Interview by: Martin Bauman
Los Angeles, California native DJ Nu-Mark is walking towards the sunlight these days. Six years after the disbanding of the critically-acclaimed group Jurassic 5, the deejay/producer is in the midst of releasing his debut solo album, Broken Sunlight, following the release of 2004’s Blend Crafters and Hands On. Nowadays, Nu-Mark experiments with children’s music toys, rewiring them and constructing full DJ sets around them. He has toured the world, remixed songs for Nas and Damian Marley, and even created songs for Saturday Night Live’s Lonely Island. The Come Up Show caught up with DJ Nu-Mark to discuss his latest album, reminisce on Jurassic 5, and talk about his toy set, among other things. Read the full interview below.
TCUS: Before we get into talking about your Broken Sunlight series, I’d like to dig into your background a little bit. You got your first pair of turntables at 12, what initially drew you to deejaying?
DJ Nu-Mark: I was playing drums at the time. I’ve been playing drums since around 7 or 8 years old, and around the time where I was 12 or so, I was in a band class at school. You know, they had like a jazz class in junior high, and my best friend at the time played bass in the same band. We’d go to his house after school, and practise breaking [laughs]. We were breakdancing back then. And his uncle was a DJ who lived with him. So he would be mixing and giving us mixtapes, but I never really thought to look at what he was doing until this one tape where he kept repeating parts. I kept asking my friend Chris, like, “yo, how is he repeating all these parts?” You know, it was all brand new in the 80s, so it was pretty mesmerizing. So once I saw his uncle deejaying, I was just hooked, that was it. I moved from playing drums [to deejaying]. I mean, I still play drums now, but not the way I used to. But that was the transition, really. That’s what really got me hooked.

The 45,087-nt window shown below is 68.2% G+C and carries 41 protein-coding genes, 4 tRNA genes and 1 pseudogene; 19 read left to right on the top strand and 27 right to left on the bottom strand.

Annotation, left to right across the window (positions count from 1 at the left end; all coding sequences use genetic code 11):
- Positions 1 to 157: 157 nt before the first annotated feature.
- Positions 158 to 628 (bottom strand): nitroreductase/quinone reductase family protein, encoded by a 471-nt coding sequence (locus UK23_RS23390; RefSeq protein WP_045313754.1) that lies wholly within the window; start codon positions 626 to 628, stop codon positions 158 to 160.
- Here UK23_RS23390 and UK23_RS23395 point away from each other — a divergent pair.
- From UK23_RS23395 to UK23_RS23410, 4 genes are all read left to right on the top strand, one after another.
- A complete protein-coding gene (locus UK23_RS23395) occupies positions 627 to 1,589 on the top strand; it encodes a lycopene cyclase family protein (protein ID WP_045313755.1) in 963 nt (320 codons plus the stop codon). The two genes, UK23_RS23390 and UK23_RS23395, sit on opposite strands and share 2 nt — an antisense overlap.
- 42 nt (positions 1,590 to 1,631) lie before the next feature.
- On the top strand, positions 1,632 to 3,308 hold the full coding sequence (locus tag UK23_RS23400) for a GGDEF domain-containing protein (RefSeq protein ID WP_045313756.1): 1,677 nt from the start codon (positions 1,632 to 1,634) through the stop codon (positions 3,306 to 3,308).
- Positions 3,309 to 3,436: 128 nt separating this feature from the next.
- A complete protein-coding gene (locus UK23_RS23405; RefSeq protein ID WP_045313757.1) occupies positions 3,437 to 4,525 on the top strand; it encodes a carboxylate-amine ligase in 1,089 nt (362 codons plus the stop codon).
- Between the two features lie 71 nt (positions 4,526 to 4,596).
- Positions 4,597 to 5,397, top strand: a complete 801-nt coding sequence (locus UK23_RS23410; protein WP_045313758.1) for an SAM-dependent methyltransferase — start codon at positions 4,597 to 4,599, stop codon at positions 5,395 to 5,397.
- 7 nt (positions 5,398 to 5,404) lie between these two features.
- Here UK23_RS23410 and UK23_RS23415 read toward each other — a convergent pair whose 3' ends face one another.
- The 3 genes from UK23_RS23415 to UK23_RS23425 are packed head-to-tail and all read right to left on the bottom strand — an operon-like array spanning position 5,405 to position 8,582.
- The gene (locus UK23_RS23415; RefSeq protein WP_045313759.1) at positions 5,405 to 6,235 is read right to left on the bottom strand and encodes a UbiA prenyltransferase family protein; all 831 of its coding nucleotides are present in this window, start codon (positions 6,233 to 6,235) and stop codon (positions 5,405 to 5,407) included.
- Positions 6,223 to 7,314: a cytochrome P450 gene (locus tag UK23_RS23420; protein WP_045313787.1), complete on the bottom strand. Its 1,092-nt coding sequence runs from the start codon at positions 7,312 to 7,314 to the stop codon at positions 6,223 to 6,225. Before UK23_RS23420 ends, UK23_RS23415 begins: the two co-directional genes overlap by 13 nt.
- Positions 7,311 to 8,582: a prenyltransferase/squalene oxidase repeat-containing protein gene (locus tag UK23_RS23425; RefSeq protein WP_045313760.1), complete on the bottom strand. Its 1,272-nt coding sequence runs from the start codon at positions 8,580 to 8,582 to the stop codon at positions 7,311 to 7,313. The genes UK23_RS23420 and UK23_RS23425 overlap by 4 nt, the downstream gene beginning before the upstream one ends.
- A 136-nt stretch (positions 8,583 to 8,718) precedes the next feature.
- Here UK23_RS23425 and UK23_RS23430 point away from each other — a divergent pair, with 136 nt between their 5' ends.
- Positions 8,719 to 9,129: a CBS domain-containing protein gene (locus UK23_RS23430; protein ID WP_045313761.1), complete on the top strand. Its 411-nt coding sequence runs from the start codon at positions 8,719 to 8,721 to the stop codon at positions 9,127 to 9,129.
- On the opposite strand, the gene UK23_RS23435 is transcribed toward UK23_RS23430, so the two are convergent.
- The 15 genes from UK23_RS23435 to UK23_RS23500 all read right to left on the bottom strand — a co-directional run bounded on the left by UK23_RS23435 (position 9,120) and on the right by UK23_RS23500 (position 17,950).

TCUS: And his uncle was called DJ Earl?
DJ Nu-Mark: Yeah, yeah.
TCUS: What make were your first turntables?
DJ Nu-Mark: They were a pair of Technic Servos. The pitch control was like a wheel at the bottom of it, there were no numbers or anything, and it was belt-driven. Really terrible turntables, but it was good to cut my teeth on some bad equipment before I got the [SL-]1200s.
TCUS: Take me back to January 16, 1988, your first show.